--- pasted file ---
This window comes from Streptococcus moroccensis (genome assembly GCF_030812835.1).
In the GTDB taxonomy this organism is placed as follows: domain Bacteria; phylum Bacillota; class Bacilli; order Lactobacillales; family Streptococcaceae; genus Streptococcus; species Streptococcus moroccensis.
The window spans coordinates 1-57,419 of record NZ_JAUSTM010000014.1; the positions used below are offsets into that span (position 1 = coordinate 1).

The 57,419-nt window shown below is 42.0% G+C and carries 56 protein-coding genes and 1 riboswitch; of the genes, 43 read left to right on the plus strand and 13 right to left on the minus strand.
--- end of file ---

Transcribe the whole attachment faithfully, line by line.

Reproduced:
This window comes from Streptococcus moroccensis (genome assembly GCF_030812835.1).
In the GTDB taxonomy this organism is placed as follows: domain Bacteria; phylum Bacillota; class Bacilli; order Lactobacillales; family Streptococcaceae; genus Streptococcus; species Streptococcus moroccensis.
The window spans coordinates 1-57,419 of record NZ_JAUSTM010000014.1; the positions used below are offsets into that span (position 1 = coordinate 1).

The 57,419-nt window shown below is 42.0% G+C and carries 56 protein-coding genes and 1 riboswitch; of the genes, 43 read left to right on the plus strand and 13 right to left on the minus strand.